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Princeton undergraduate students and alumni: You should be absolutely furious right now. We just had our (honor-) constitutionally-endowed rights obliterated by a short email sent by several administrators. These rights were guaranteed to us 125 years ago with the establishment of the Honor Constitution and yet, one well-timed email was enough to dismantle them.

The Honor Committee was created as a contract between faculty and students in 1893. Faculty agreed to turn over the proctoring of in-class exams to students, and students agreed to abide by the Code and report witnessed violations to the newly-established Honor Committee.

While this was a groundbreaking innovation in academic integrity, the Honor Committee has recently taken an overwhelmingly punitive turn, leading to a student referendum two years ago calling for reform. Since then, students have continued conversations on the Code, reporting horror stories of dealings with the Committee and highlighting the Code’s structural flaws. Earlier this year, a group of students convened under the USG Academics Committee to explore much-needed Honor Code reforms. We gathered knowing that, under the Honor Constitution, the student body has the right to amend the Honor Code. 

Article VI, Part A, Section 2 of the Code stipulates that it may be amended “upon the initiative by petition of 200 members of the undergraduate body, followed by a three-fourths vote in a student referendum as conducted by the Elections Committee of the Undergraduate Student Government.”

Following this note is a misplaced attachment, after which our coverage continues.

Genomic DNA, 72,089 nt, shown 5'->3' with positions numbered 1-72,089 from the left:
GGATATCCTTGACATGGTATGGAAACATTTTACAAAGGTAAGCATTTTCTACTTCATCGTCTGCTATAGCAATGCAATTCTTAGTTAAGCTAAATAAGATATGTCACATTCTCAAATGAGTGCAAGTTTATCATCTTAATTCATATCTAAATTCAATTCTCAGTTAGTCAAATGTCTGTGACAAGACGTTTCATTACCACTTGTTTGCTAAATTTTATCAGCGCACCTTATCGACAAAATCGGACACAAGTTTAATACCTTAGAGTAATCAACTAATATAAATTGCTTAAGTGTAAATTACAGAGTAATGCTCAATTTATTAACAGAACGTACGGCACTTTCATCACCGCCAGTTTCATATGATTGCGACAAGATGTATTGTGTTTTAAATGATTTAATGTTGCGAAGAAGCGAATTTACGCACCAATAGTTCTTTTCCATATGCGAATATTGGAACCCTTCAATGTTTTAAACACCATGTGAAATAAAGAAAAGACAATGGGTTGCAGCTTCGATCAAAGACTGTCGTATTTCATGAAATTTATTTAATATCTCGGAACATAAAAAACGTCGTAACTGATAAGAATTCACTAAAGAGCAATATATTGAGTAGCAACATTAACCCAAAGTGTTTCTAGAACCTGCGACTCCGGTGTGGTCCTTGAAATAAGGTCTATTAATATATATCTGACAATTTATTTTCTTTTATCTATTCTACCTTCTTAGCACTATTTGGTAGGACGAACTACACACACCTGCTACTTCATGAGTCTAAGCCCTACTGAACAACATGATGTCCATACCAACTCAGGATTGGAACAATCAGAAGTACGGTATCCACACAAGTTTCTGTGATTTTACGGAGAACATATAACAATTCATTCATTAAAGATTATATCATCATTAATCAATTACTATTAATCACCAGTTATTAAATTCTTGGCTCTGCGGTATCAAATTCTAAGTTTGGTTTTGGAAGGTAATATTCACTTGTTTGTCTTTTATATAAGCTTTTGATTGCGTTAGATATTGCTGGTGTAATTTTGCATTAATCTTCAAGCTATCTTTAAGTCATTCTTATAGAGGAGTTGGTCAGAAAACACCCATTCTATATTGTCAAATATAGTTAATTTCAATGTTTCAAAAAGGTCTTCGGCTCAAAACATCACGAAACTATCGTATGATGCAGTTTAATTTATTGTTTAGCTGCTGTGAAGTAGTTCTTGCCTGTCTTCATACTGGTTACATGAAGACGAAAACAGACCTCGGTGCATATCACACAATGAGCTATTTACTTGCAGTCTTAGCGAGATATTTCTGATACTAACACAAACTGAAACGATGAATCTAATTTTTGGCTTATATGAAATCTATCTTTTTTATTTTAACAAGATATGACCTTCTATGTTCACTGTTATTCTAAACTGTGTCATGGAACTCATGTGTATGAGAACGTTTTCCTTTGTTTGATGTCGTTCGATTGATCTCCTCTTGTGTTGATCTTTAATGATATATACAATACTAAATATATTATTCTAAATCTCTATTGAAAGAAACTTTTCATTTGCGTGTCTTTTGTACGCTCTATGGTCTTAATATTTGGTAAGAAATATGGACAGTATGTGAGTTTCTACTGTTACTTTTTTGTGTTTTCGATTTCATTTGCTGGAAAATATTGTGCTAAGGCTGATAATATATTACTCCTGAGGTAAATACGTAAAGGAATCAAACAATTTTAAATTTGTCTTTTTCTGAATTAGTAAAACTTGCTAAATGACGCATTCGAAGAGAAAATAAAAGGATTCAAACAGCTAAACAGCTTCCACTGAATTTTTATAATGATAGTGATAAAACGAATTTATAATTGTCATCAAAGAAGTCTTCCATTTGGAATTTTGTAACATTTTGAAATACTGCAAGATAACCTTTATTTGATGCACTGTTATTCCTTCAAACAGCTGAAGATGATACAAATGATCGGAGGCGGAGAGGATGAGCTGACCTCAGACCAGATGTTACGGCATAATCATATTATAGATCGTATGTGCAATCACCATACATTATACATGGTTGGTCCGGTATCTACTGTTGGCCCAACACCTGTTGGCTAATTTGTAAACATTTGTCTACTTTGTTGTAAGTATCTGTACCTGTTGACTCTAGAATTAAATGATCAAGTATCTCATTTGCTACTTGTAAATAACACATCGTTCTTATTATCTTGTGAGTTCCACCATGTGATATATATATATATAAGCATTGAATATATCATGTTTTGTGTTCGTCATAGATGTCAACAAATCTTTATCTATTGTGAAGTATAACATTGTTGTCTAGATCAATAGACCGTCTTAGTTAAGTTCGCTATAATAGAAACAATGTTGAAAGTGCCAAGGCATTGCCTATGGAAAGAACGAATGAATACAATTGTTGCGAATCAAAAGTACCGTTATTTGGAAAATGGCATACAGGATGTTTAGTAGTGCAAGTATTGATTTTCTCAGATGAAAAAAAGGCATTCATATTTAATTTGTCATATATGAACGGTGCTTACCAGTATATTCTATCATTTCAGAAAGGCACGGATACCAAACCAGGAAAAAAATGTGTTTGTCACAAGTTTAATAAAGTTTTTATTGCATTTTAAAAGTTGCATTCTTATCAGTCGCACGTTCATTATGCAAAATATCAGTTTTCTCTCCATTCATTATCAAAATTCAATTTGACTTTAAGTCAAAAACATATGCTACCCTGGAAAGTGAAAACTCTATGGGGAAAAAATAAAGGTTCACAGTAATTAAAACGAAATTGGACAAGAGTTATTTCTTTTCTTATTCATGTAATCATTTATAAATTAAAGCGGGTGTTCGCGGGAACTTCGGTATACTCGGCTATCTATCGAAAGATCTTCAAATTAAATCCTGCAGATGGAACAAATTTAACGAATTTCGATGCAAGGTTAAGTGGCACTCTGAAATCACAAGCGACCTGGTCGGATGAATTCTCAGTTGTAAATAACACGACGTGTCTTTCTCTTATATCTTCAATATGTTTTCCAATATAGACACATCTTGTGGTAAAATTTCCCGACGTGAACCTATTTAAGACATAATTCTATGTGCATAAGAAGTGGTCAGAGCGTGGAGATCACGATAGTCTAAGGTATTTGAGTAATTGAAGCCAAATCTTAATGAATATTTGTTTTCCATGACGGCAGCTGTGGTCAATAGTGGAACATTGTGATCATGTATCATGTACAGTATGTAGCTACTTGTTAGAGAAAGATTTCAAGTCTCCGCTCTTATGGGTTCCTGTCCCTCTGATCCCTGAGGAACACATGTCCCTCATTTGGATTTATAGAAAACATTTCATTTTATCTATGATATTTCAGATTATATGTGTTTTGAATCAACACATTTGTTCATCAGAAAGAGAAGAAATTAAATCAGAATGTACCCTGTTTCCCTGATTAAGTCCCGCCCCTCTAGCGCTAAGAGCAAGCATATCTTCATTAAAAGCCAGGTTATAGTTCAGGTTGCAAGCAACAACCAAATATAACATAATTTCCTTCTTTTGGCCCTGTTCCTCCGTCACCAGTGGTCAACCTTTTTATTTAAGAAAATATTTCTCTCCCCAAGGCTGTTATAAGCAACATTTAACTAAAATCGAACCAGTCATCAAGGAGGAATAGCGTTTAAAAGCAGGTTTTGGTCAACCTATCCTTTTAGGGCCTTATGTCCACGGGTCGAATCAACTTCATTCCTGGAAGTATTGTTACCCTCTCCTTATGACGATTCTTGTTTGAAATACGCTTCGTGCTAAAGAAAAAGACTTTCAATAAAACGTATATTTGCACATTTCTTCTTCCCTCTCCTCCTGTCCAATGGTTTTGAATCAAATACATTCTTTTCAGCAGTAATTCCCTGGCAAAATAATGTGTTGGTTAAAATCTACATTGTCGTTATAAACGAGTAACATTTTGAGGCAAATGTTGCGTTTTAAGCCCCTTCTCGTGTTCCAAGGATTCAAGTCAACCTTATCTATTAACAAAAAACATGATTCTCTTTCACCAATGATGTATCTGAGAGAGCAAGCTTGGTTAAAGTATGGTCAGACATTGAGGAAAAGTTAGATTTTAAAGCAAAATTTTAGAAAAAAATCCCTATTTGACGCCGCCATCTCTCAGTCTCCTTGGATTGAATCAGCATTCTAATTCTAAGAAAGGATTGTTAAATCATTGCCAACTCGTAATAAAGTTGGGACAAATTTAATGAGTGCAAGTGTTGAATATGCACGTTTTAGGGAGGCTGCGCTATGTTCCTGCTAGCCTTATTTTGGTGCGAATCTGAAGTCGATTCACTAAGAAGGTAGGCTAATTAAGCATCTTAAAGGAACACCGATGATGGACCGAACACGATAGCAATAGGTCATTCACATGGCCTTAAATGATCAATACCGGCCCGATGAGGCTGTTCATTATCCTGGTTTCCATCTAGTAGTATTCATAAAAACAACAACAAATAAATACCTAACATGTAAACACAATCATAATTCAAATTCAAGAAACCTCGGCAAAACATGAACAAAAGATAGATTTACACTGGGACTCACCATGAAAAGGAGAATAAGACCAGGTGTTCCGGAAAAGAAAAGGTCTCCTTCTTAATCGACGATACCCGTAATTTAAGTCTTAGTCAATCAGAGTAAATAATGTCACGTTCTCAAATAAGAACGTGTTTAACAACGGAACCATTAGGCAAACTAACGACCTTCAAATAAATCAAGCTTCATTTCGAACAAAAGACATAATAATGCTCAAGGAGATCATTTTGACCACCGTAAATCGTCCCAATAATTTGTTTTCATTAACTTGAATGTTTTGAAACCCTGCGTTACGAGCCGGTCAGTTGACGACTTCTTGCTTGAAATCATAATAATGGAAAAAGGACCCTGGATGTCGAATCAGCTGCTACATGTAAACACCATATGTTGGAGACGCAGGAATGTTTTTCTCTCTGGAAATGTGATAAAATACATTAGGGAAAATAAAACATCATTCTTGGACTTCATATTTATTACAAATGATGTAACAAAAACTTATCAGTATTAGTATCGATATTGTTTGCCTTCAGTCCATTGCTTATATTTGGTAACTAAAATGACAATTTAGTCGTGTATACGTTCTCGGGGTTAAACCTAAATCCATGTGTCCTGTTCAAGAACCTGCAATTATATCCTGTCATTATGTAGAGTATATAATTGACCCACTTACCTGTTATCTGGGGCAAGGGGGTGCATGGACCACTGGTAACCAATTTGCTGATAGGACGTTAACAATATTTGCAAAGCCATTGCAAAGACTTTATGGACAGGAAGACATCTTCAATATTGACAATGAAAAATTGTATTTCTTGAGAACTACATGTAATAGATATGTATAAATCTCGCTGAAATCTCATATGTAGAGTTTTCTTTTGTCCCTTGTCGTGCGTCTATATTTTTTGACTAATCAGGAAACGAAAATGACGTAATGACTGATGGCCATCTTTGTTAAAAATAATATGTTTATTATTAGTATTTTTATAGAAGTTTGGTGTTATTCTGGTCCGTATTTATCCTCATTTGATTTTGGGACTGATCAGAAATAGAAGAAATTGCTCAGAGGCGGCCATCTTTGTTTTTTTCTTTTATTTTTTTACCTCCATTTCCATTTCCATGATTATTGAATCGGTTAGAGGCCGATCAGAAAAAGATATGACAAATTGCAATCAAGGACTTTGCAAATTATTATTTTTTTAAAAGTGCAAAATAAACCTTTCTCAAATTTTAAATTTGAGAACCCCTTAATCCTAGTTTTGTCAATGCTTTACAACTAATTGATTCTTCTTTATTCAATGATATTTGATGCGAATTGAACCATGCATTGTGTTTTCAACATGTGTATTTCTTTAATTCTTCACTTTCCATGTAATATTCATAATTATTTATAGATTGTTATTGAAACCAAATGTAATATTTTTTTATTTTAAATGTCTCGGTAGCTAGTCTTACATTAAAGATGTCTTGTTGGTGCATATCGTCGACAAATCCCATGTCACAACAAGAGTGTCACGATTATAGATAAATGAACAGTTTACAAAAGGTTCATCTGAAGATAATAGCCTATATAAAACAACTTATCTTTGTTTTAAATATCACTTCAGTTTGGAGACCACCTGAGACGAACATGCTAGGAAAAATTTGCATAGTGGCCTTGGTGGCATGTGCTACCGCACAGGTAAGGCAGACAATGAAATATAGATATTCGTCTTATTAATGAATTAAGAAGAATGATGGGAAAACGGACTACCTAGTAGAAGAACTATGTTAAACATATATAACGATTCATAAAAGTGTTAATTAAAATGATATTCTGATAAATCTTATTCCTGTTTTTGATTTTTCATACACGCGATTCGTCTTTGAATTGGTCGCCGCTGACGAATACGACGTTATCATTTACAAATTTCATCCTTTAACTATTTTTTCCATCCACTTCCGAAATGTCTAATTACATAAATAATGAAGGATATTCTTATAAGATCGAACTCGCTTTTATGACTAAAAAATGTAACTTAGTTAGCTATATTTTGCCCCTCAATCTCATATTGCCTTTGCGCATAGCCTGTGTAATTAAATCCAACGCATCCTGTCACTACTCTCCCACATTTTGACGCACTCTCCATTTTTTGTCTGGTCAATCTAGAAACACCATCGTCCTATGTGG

Our committee obtained 200 petitions on four referenda, which passed by overwhelming margins in USG elections (between 89 and 94 percent) after a week of lively campus debate. Upon hearing the results, students celebrated the historic moment in which they exercised their contractually-guaranteed right to take ownership of the Code.

Four days ago, however, the undergraduate student body received an email from Deans Dolan and Kulkarni and Vice President Calhoun informing us that the administration had overridden the results of the December 2017 student referenda on the Honor Constitution. 

The email claims that despite the establishment of the Honor Code, the “faculty...retained its ultimate authority over all academic matters, including those aspects of discipline it entrusted to the Honor Committee.” Given this, the email notes that the referenda will be remanded to the faculty Committee on Examinations and Standing, whose responsibilities include “the administration of all regulations which concern the program of study and the scholastic standing of undergraduate students.” 

It is true that the faculty have ultimate authority over academic matters. In 1893, they used that authority to sign a contract with students, explicitly giving us power to amend the Code. While faculty certainly have the right to withdraw from the Code, they empowered us to reform it. On the other hand, there are no stipulations in the Honor Code, Rights, Rules, Responsibilities, or the Rules and Procedures of the Faculty allowing faculty or administrators to change the Constitution.

Even still, this decision to remand the referenda did not emerge from faculty, nor will the referenda go to a faculty vote. Instead, the referenda will go to a committee of seven faculty members led by Dean Dolan, who was a signatory on the email remanding the reforms. In fact, faculty were not even notified that these referenda would be remanded. Ultimately, this decision came from administrators who have stripped students of a 125 year-old right. They did so just before reading period began, when students are off campus, bogged down in papers and exams, and unable to adequately respond to this institutional power grab.